Suspected Virginia Beach shooter used legally-bought gun suppressor
DeWayne Craddock is suspected of killing 12 people at his Virginia workplace.
The public utilities engineer who allegedly gunned down 12 people, including 11 colleagues, at the Virginia Beach Municipal Center, emailed his boss that he was resigning just hours before he committed the massacre with legally-bought pistols and a gun suppressor, officials said.
Investigators said DeWayne Craddock, 40, used two .45-caliber pistols, extended ammunition magazines and a gun suppressor in the rampage. Both guns and the suppressor, according to investigators, were purchased legally by Craddock.
He bought one of the pistols in 2016 and the other in 2018. It was unclear when he purchased the gun suppressor.
Virginia Beach Police Chief James Cervera told ABC News that the suppressor does not eliminate the sound of gunfire, but he could not say whether the use of the device had any impact on the death toll in Building 2 of the Virginia Beach Municipal Center.
Two other guns seized from Craddock's home were also purchased legally, officials said.
In the short resignation email, Craddock telecast nothing of the horror that was to come on Friday afternoon.
"I want to officially put in my (2) weeks' notice to vacate my position of Engineer with the City of Virginia Beach," Craddock wrote in the email. "It has been a pleasure to serve the City, but due to personal reasons I must relieve my position."
Craddock did not elaborate on what his personal issues were.
The name of the person to whom the email was sent was redacted by officials. The recipient of the email wrote back, telling Craddock, "I hope you are able to resolve your personal reasons. To be clear, your last work day will be Friday, June 14, 2019."
Virginia Beach City Manager Dave Hansen said Craddock was in "good standing" at work and had no ongoing disciplinary issues. Hansen said Craddock's latest work evaluation showed he had a "satisfactory" job performance.
Police investigating the massacre have yet to release a motive for what may have prompted the bloodshed. Craddock was killed after a prolonged gunfight with police.
"We continue to speak with witnesses, and others who may have information," a police spokesperson told ABC News on Monday. "It is still in the early stages of such a large investigation. Additional details, if obtained, will be shared once we reach a point where it will not jeopardize the investigation.”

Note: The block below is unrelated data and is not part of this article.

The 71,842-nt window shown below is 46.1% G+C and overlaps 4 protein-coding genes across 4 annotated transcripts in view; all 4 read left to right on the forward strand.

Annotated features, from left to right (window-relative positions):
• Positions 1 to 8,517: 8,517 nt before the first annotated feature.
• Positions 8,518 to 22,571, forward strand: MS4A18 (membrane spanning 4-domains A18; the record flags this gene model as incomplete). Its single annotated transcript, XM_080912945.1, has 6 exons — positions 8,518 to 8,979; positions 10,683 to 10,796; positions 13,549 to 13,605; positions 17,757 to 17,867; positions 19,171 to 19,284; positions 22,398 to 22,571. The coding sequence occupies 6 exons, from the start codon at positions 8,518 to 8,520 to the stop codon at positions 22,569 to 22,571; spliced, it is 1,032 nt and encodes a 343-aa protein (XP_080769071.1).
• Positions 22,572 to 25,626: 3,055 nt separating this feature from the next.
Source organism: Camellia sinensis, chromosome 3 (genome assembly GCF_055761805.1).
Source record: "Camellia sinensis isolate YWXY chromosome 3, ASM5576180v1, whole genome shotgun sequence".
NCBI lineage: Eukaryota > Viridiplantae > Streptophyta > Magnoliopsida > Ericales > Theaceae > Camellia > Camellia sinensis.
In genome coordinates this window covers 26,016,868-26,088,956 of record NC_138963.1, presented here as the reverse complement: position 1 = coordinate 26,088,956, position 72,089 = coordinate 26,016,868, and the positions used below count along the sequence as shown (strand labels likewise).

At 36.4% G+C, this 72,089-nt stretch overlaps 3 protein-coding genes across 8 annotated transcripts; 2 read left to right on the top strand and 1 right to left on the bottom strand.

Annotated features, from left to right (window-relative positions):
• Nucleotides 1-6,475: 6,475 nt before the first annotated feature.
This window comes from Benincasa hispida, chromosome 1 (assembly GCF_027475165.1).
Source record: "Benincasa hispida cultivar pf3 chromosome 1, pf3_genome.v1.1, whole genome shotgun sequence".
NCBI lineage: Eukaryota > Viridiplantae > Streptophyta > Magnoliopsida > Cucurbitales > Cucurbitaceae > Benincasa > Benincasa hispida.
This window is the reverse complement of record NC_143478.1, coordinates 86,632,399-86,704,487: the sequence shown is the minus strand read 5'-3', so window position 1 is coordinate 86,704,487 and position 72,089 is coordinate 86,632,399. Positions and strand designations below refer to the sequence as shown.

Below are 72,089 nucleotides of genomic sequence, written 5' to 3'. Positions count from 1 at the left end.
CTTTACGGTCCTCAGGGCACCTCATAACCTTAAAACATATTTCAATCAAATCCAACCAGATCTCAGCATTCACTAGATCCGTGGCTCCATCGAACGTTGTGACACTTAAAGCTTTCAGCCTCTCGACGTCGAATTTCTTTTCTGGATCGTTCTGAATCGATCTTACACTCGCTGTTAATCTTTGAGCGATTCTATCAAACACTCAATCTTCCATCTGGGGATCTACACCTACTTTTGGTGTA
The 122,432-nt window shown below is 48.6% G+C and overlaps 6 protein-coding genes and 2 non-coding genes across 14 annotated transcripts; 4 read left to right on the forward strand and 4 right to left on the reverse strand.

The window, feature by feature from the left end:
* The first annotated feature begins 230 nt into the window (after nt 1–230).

Investigators said Craddock, who was single and lived alone, worked as a public utilities engineer in Virginia Beach for 15 years.
Just after 4 p.m. on Friday, he allegedly went on the rampage. Craddock allegedly shot and killed one victim outside the Municipal Building, then entered the four-story Building 2 and continued the massacre, using his security pass to swipe his way into inner offices and conference rooms, Virginia Beach police officials told ABC News.
After killing five women and seven men, including a private contractor who was there to file a permit, Craddock got into a gunfight with police that left him dead and one Virginia Beach Police officer hurt.
On Sunday, police said the first 911 calls of the shooting were made at 4:06 p.m. and that two officers arrived at Building 2 in two minutes, running there from a police station across the street.
Within five to 10 minutes after entering the building, at least four officers located and engaged the suspect on the second floor of the building.
The suspect fired as he moved through numerous office spaces. During the gun battle, doors were closed and locked, and people who were still on that floor were sheltering in place.
At one point, the gunman was shooting at officers through a closed door. Once the gunfire subsided, officers breached the door and found the suspect mortally wounded.
The victims slain in the massacre were identified as Richard Nettleton, a public utilities engineer for 24 years; Laquita C. Brown of Chesapeake, a public works right-of-way agent for 4 1/2 years; Tara Welch Gallagher of Virginia Beach, a 6-year public works engineer; Mary Louise Gayle of Virginia Beach, a public works engineer for 24 years and a right-of-way agent; Alexander Mikhail Gusev of Virginia Beach, a public works right-of-way employee for 9 years.
Also killed were Katherine A. Nixon of Virginia Beach, a public utilities engineer for 10 years; Christopher Kelly Rapp, a public works employee for 11 months; Ryan Keith Cox of Virginia Beach, a public utilities worker for 12 1/2 years; Joshua O. Hardy of Virginia Beach, a 4 1/2-year public utilities engineer technician; Michelle "Missy" Langer of Virginia Beach, a public works administrative assistant for 12 years; and Robert "Bobby" Williams of Chesapeake, a public utilities special projects coordinator for 41 years.
Independent contractor Herbert "Bert" Snelling of Virginia Beach, who was in the Municipal Center to file a permit, was also killed.
Four other victims were wounded in the shooting and remained in hospitals on Monday in critical condition.
A memorial service for the victims is being planned for Thursday.
On Monday, hundreds of city employees returned to work for the first time since the mass shooting. They were greeted by counselors and volunteers with therapy dogs.
Building 2 of the Municipal Center remained closed, and city workers congregated in the Virginia Beach Convention Center.
Hansen, the city manager, spoke to the employees, encouraging them to stick together and work through the tragedy as a "family," Michelle Walz, a supervisor in the city's Parks Department, told ABC affiliate WVEC-TV in Norfolk, Virginia.